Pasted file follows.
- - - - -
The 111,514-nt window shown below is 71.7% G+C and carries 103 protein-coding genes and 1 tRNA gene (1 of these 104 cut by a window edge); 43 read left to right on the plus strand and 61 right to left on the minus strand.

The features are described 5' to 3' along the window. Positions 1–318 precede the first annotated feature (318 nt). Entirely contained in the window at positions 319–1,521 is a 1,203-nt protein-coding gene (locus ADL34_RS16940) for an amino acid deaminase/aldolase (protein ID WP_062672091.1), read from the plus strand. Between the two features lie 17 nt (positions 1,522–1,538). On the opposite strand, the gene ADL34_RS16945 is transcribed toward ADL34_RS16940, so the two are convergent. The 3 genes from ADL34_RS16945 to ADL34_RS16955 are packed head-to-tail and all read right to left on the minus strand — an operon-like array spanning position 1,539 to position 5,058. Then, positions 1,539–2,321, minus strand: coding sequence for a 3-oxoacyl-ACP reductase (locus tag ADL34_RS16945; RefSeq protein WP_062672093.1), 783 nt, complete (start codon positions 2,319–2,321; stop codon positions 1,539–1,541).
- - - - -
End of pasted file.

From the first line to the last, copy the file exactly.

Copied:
The 111,514-nt window shown below is 71.7% G+C and carries 103 protein-coding genes and 1 tRNA gene (1 of these 104 cut by a window edge); 43 read left to right on the plus strand and 61 right to left on the minus strand.

The features are described 5' to 3' along the window. Positions 1–318 precede the first annotated feature (318 nt). Entirely contained in the window at positions 319–1,521 is a 1,203-nt protein-coding gene (locus ADL34_RS16940) for an amino acid deaminase/aldolase (protein ID WP_062672091.1), read from the plus strand. Between the two features lie 17 nt (positions 1,522–1,538). On the opposite strand, the gene ADL34_RS16945 is transcribed toward ADL34_RS16940, so the two are convergent. The 3 genes from ADL34_RS16945 to ADL34_RS16955 are packed head-to-tail and all read right to left on the minus strand — an operon-like array spanning position 1,539 to position 5,058. Then, positions 1,539–2,321, minus strand: coding sequence for a 3-oxoacyl-ACP reductase (locus tag ADL34_RS16945; RefSeq protein WP_062672093.1), 783 nt, complete (start codon positions 2,319–2,321; stop codon positions 1,539–1,541).